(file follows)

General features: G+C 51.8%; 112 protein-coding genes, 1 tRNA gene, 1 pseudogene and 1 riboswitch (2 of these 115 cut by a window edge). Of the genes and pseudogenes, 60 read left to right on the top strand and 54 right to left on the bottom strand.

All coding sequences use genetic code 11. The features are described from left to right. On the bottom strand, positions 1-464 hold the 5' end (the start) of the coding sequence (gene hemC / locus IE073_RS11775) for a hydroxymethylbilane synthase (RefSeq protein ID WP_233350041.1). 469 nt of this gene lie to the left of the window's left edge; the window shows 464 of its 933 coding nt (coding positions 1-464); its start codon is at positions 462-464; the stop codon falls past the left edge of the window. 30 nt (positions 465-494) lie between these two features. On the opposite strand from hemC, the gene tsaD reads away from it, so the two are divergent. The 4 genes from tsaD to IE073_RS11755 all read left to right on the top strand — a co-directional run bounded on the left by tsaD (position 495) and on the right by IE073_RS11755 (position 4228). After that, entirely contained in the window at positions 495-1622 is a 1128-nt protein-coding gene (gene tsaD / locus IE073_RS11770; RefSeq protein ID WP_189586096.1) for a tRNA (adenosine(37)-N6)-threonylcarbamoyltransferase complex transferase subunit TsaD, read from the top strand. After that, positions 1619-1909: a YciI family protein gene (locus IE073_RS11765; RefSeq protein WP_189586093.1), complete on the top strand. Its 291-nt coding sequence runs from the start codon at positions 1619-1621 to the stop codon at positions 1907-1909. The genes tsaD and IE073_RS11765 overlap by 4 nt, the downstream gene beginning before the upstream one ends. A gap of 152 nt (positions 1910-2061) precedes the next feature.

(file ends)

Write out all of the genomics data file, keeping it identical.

General features: G+C 51.8%; 112 protein-coding genes, 1 tRNA gene, 1 pseudogene and 1 riboswitch (2 of these 115 cut by a window edge). Of the genes and pseudogenes, 60 read left to right on the top strand and 54 right to left on the bottom strand.

All coding sequences use genetic code 11. The features are described from left to right. On the bottom strand, positions 1-464 hold the 5' end (the start) of the coding sequence (gene hemC / locus IE073_RS11775) for a hydroxymethylbilane synthase (RefSeq protein ID WP_233350041.1). 469 nt of this gene lie to the left of the window's left edge; the window shows 464 of its 933 coding nt (coding positions 1-464); its start codon is at positions 462-464; the stop codon falls past the left edge of the window. 30 nt (positions 465-494) lie between these two features. On the opposite strand from hemC, the gene tsaD reads away from it, so the two are divergent. The 4 genes from tsaD to IE073_RS11755 all read left to right on the top strand — a co-directional run bounded on the left by tsaD (position 495) and on the right by IE073_RS11755 (position 4228). After that, entirely contained in the window at positions 495-1622 is a 1128-nt protein-coding gene (gene tsaD / locus IE073_RS11770; RefSeq protein ID WP_189586096.1) for a tRNA (adenosine(37)-N6)-threonylcarbamoyltransferase complex transferase subunit TsaD, read from the top strand. After that, positions 1619-1909: a YciI family protein gene (locus IE073_RS11765; RefSeq protein WP_189586093.1), complete on the top strand. Its 291-nt coding sequence runs from the start codon at positions 1619-1621 to the stop codon at positions 1907-1909. The genes tsaD and IE073_RS11765 overlap by 4 nt, the downstream gene beginning before the upstream one ends. A gap of 152 nt (positions 1910-2061) precedes the next feature.